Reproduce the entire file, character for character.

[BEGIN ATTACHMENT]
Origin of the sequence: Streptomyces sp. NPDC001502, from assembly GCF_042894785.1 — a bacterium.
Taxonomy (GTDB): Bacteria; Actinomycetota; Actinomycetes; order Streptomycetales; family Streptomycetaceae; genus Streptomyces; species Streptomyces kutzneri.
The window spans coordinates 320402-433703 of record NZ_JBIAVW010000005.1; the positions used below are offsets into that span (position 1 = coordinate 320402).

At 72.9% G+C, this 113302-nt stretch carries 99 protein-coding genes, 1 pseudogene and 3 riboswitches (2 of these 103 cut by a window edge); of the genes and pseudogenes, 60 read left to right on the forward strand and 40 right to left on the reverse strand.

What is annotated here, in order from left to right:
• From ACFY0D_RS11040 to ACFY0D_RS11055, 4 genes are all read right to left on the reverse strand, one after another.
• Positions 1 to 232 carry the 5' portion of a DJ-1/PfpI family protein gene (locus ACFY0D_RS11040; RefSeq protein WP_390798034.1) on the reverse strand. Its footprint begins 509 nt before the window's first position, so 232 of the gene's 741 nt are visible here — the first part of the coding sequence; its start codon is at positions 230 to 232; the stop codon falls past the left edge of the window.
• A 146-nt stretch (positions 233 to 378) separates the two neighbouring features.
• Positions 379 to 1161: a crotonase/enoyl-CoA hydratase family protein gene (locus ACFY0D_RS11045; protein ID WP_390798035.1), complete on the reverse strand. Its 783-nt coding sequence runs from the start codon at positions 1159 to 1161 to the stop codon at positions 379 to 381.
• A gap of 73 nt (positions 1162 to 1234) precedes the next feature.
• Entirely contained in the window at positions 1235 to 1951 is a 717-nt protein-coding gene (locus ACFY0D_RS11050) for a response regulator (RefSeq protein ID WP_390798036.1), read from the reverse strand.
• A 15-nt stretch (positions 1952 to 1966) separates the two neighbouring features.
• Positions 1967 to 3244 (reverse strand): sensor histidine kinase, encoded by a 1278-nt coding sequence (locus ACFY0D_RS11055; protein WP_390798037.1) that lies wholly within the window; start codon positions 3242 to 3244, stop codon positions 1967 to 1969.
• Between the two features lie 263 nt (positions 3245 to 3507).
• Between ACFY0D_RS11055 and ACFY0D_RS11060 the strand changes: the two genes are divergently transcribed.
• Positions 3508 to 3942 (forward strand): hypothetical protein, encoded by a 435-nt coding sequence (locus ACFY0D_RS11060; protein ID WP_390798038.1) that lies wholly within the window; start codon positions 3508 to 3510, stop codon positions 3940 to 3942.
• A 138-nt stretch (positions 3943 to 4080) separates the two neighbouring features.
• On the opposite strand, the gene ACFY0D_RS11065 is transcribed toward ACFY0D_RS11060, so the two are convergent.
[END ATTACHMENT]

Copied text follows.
Origin of the sequence: Streptomyces sp. NPDC001502, from assembly GCF_042894785.1 — a bacterium.
Taxonomy (GTDB): Bacteria; Actinomycetota; Actinomycetes; order Streptomycetales; family Streptomycetaceae; genus Streptomyces; species Streptomyces kutzneri.
The window spans coordinates 320402-433703 of record NZ_JBIAVW010000005.1; the positions used below are offsets into that span (position 1 = coordinate 320402).

At 72.9% G+C, this 113302-nt stretch carries 99 protein-coding genes, 1 pseudogene and 3 riboswitches (2 of these 103 cut by a window edge); of the genes and pseudogenes, 60 read left to right on the forward strand and 40 right to left on the reverse strand.

What is annotated here, in order from left to right:
• From ACFY0D_RS11040 to ACFY0D_RS11055, 4 genes are all read right to left on the reverse strand, one after another.
• Positions 1 to 232 carry the 5' portion of a DJ-1/PfpI family protein gene (locus ACFY0D_RS11040; RefSeq protein WP_390798034.1) on the reverse strand. Its footprint begins 509 nt before the window's first position, so 232 of the gene's 741 nt are visible here — the first part of the coding sequence; its start codon is at positions 230 to 232; the stop codon falls past the left edge of the window.
• A 146-nt stretch (positions 233 to 378) separates the two neighbouring features.
• Positions 379 to 1161: a crotonase/enoyl-CoA hydratase family protein gene (locus ACFY0D_RS11045; protein ID WP_390798035.1), complete on the reverse strand. Its 783-nt coding sequence runs from the start codon at positions 1159 to 1161 to the stop codon at positions 379 to 381.
• A gap of 73 nt (positions 1162 to 1234) precedes the next feature.
• Entirely contained in the window at positions 1235 to 1951 is a 717-nt protein-coding gene (locus ACFY0D_RS11050) for a response regulator (RefSeq protein ID WP_390798036.1), read from the reverse strand.
• A 15-nt stretch (positions 1952 to 1966) separates the two neighbouring features.
• Positions 1967 to 3244 (reverse strand): sensor histidine kinase, encoded by a 1278-nt coding sequence (locus ACFY0D_RS11055; protein WP_390798037.1) that lies wholly within the window; start codon positions 3242 to 3244, stop codon positions 1967 to 1969.
• Between the two features lie 263 nt (positions 3245 to 3507).
• Between ACFY0D_RS11055 and ACFY0D_RS11060 the strand changes: the two genes are divergently transcribed.
• Positions 3508 to 3942 (forward strand): hypothetical protein, encoded by a 435-nt coding sequence (locus ACFY0D_RS11060; protein ID WP_390798038.1) that lies wholly within the window; start codon positions 3508 to 3510, stop codon positions 3940 to 3942.
• A 138-nt stretch (positions 3943 to 4080) separates the two neighbouring features.
• On the opposite strand, the gene ACFY0D_RS11065 is transcribed toward ACFY0D_RS11060, so the two are convergent.